The Grande Dame of Believing in Sewanee: A Farewell

Phoebe Robins Strehlow Bates died on July 16, 2022, following a two-week illness. A mainstay of the community for almost 70 years, Phoebe was 96. A memorial service is set for Aug. 20, 2022, in Kennerly Hall at the Parish of St. Mark St. Paul (formerly Otey).

Phoebe was born on Sept. 25, 1925, into the upper crust of Peoria, Ill., society. Her father ran a noted construction company that built much of Bradley University. In this environment, she learned the importance of civility and creating social ties, which would serve her well in every community she joined. Rather than taking the role of a debutante, however, she chose to attend college and later marry a French professor.

She met her husband Scott Bates at Carleton College in 1946, immediately after he returned from World War II. She says she fell in love with his smile and his poetry. After six months of cooking school, mandated by her parents, she married and joined him at the University of Wisconsin, where he was pursuing his PhD. In 1951, they journeyed to France on one of the first Fulbright Fellowships. Phoebe studied motherhood with instruction from three-month-old Robin and further refined her cooking skills under the tutelage of her landlady. The family moved to Sewanee in 1954 when Scott was offered a one-year position in the French Department. They remained there for the rest of their lives.

Arriving in Sewanee with three-week-old Jonathan was a shock. Faculty wives at the time were expected to be gracious hostesses, even as they pushed baby carriages over gravel roads to the “Supply Store” in heels, stockings, pearls, and gloves. Phoebe quickly made friends with other mothers, especially Eileen Degan and Nita Goodstein. Remembering her own entry shock, she made it a point to reach out to new couples to make them feel at home. Sylviane Poe, arriving from France with French professor George, talks about the importance of Phoebe contacting her and speaking to her for an hour in French during her own first week in Sewanee.

Faculty wives were also expected to be unpaid volunteers responsible for maintaining Sewanee civic life. Phoebe helped to found the Sewanee Chorale and the Sewanee Crafts Fair and was an active participant in the Sewanee Woman’s Club, Otey Parish’s Thurmond Library, and the Hospitality Shop. She initiated the Sewanee Siren, predecessor to the Messenger, and was the editor for 16 years. Later she authored the newsletter for both the Friends of the Library and the EQB Club. Because of her participation in the latter endeavor, she insisted that the all-male academic clubs begin admitting women. She was also instrumental in the Sewanee Elementary School’s peace pole.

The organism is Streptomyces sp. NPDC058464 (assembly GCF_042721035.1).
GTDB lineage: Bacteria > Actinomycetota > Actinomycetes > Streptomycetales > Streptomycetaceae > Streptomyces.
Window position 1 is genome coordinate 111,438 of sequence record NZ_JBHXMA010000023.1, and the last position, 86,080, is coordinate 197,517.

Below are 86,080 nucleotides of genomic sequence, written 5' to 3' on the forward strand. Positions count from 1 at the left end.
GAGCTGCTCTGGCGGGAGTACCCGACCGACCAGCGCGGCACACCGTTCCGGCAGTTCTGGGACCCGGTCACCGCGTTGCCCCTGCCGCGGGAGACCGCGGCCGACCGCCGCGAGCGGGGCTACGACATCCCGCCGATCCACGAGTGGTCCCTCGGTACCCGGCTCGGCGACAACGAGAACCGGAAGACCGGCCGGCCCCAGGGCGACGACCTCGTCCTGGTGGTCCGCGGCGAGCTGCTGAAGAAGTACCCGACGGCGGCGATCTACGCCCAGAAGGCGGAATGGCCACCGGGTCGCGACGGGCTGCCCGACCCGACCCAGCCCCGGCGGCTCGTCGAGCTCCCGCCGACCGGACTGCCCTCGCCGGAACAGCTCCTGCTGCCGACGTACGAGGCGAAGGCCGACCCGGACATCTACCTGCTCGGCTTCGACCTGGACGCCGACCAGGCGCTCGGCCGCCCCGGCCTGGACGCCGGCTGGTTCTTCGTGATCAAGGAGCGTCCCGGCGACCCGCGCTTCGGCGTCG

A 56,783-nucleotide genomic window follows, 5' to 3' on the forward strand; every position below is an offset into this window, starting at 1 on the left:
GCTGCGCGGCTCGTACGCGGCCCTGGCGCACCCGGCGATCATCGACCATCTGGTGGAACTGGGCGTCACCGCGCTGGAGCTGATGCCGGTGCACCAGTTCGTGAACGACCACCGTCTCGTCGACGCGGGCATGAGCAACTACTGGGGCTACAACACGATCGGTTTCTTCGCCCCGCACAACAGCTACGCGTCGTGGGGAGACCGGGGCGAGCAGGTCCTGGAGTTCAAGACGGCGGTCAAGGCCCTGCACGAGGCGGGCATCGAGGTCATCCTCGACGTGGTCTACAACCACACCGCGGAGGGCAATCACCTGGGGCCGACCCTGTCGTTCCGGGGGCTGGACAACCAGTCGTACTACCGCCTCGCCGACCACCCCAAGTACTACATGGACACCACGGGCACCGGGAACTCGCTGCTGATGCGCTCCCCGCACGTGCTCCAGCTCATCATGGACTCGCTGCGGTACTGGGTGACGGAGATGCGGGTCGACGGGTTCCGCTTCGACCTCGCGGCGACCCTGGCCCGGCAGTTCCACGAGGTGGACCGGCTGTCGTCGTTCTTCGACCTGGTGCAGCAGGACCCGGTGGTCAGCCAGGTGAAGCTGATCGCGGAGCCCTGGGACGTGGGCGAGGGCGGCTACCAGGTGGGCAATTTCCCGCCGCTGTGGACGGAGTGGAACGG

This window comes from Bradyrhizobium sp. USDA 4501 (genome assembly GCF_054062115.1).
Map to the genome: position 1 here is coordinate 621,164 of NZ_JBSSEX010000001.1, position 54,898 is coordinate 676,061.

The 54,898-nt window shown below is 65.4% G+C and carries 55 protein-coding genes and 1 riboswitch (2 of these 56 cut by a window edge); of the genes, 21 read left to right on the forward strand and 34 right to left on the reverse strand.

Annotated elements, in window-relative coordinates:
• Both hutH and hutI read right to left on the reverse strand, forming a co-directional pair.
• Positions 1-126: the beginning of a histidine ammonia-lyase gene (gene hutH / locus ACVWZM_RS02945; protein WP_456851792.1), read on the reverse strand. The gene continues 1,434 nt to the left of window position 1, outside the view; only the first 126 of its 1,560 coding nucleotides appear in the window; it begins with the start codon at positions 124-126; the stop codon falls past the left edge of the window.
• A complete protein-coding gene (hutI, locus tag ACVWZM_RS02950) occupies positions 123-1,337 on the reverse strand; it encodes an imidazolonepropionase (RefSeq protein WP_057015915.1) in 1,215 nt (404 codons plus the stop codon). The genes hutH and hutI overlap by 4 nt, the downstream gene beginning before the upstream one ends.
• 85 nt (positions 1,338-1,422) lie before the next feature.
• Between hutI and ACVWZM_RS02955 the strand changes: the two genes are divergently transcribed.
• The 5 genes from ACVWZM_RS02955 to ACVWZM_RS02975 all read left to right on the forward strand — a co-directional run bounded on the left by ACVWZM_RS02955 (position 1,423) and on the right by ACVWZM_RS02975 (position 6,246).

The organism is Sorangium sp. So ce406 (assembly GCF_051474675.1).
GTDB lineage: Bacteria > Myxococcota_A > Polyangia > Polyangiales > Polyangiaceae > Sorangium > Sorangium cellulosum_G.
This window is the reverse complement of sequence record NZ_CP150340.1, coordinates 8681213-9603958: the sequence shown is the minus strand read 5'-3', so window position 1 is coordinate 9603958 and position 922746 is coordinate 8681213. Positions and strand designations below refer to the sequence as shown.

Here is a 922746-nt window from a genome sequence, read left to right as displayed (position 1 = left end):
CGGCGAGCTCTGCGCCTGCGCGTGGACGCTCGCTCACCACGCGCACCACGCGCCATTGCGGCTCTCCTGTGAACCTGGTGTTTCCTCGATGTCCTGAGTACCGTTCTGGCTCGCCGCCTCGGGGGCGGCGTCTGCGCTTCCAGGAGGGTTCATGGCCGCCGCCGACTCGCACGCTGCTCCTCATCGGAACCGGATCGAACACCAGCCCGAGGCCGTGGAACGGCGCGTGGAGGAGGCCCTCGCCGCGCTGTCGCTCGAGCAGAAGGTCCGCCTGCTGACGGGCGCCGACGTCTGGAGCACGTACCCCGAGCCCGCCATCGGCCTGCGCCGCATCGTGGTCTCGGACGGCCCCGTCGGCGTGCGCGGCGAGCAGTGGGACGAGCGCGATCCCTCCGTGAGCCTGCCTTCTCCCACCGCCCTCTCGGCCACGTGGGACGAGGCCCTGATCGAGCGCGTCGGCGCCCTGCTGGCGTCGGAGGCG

Thanks to her training in French cuisine, Phoebe became famous for her dinners and also for a yearly banquet at the French House. She and Scott also held a yearly “slump party” following graduation, which would attract more than 100 faculty and spouses to their house off Jump Off Road. Guests would play horseshoes, badminton, ping pong and other games or gather around the piano to sing while Phoebe played.

On behalf of her four sons, hers was one of the four White families—along with four Black families—participating in the NAACP’s civil rights case that desegregated Franklin County schools in 1962. To help raise funds for the local NAACP, she initiated a tradition of the organization providing chicken dinners at the crafts fair. At a time of racial tension, Phoebe showed the same respect for her Black acquaintances as her White ones, a core value that she passed along to her sons.

She also taught French in the Sewanee Public School for two years on a volunteer basis, and students from that time still remember replying, “Bonjour, Madame,” to her, “Bonjour, mes enfants.”

Arguably, her major contribution to the community was the Sewanee Siren, which she founded in 1967 and edited until 1984. At the time, the newsletter had to be typed on stencils, and every Wednesday night she would laboriously assemble the content and the ads, supervise the illustrating and otherwise prepare the paper for the mimeograph machine. Early on, she had to use a manual typewriter, and a single mistake could mean retyping the entire page.

Astute readers would sometimes pick up the humorous way she juxtaposed certain ads with certain articles. Some of the Siren’s features continue in today’s Messenger, including its weekly back page poem and “Nature Notes.”

In 1985, Phoebe was the recipient of the Sewanee Civic Association Citizen of the Year Award, a high honor from the SCA for her years of community service. She was the Sewanee Woman’s Club Honorary Member of the Year, 2004–2005, which is the highest award of the club, and rewards long-standing membership and service.

In recent years, especially after Scott died in 2013, Phoebe had to withdraw from many of her activities although she served as chair of the Sewanee Woman’s Club at age 90 and continued to run a book club. She was also swimming a mile a day and walking two miles up until her late 80s. Until the very end, she was a reliable source for Sewanee history, remembering names of faculty and community members and the houses where people once lived. Historians, especially those interested in Sewanee’s racial history, have journeyed to her house to interview her.

Phoebe not only contributed to civic life but helped Sewanee evolve into a vibrant, diverse community. Because she believed so deeply in the Sewanee community, many others came to believe as well.

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